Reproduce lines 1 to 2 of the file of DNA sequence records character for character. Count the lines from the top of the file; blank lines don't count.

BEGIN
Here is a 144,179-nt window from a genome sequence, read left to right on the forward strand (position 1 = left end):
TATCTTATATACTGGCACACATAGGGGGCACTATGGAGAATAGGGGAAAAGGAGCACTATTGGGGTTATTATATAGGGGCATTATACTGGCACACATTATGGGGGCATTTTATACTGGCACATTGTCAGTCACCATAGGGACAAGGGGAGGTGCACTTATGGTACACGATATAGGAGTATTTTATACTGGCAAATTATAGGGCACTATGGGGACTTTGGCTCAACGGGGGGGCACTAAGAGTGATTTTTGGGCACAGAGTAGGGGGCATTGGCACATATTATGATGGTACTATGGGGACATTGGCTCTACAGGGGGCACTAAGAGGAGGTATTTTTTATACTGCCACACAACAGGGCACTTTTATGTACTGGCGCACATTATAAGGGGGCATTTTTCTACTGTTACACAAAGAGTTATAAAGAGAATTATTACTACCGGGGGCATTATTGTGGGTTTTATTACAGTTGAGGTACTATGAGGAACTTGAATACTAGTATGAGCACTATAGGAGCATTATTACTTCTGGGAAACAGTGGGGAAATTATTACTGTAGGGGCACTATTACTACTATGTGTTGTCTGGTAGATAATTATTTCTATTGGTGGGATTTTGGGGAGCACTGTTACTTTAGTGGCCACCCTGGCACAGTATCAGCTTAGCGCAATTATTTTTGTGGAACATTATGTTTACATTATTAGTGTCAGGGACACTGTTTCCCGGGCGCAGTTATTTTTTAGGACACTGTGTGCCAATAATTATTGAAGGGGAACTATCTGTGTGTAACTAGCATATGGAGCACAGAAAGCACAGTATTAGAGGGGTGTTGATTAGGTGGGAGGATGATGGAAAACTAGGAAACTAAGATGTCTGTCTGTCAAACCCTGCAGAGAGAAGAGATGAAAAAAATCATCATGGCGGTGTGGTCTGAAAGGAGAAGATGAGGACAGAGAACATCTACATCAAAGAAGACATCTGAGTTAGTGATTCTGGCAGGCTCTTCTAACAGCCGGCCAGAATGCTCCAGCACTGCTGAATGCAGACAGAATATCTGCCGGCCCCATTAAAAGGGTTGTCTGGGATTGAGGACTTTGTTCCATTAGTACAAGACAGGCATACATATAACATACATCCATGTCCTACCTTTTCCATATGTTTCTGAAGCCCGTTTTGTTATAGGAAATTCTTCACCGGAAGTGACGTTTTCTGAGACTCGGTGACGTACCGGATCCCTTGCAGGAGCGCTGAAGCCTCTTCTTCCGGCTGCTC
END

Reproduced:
Here is a 144,179-nt window from a genome sequence, read left to right on the forward strand (position 1 = left end):
TATCTTATATACTGGCACACATAGGGGGCACTATGGAGAATAGGGGAAAAGGAGCACTATTGGGGTTATTATATAGGGGCATTATACTGGCACACATTATGGGGGCATTTTATACTGGCACATTGTCAGTCACCATAGGGACAAGGGGAGGTGCACTTATGGTACACGATATAGGAGTATTTTATACTGGCAAATTATAGGGCACTATGGGGACTTTGGCTCAACGGGGGGGCACTAAGAGTGATTTTTGGGCACAGAGTAGGGGGCATTGGCACATATTATGATGGTACTATGGGGACATTGGCTCTACAGGGGGCACTAAGAGGAGGTATTTTTTATACTGCCACACAACAGGGCACTTTTATGTACTGGCGCACATTATAAGGGGGCATTTTTCTACTGTTACACAAAGAGTTATAAAGAGAATTATTACTACCGGGGGCATTATTGTGGGTTTTATTACAGTTGAGGTACTATGAGGAACTTGAATACTAGTATGAGCACTATAGGAGCATTATTACTTCTGGGAAACAGTGGGGAAATTATTACTGTAGGGGCACTATTACTACTATGTGTTGTCTGGTAGATAATTATTTCTATTGGTGGGATTTTGGGGAGCACTGTTACTTTAGTGGCCACCCTGGCACAGTATCAGCTTAGCGCAATTATTTTTGTGGAACATTATGTTTACATTATTAGTGTCAGGGACACTGTTTCCCGGGCGCAGTTATTTTTTAGGACACTGTGTGCCAATAATTATTGAAGGGGAACTATCTGTGTGTAACTAGCATATGGAGCACAGAAAGCACAGTATTAGAGGGGTGTTGATTAGGTGGGAGGATGATGGAAAACTAGGAAACTAAGATGTCTGTCTGTCAAACCCTGCAGAGAGAAGAGATGAAAAAAATCATCATGGCGGTGTGGTCTGAAAGGAGAAGATGAGGACAGAGAACATCTACATCAAAGAAGACATCTGAGTTAGTGATTCTGGCAGGCTCTTCTAACAGCCGGCCAGAATGCTCCAGCACTGCTGAATGCAGACAGAATATCTGCCGGCCCCATTAAAAGGGTTGTCTGGGATTGAGGACTTTGTTCCATTAGTACAAGACAGGCATACATATAACATACATCCATGTCCTACCTTTTCCATATGTTTCTGAAGCCCGTTTTGTTATAGGAAATTCTTCACCGGAAGTGACGTTTTCTGAGACTCGGTGACGTACCGGATCCCTTGCAGGAGCGCTGAAGCCTCTTCTTCCGGCTGCTC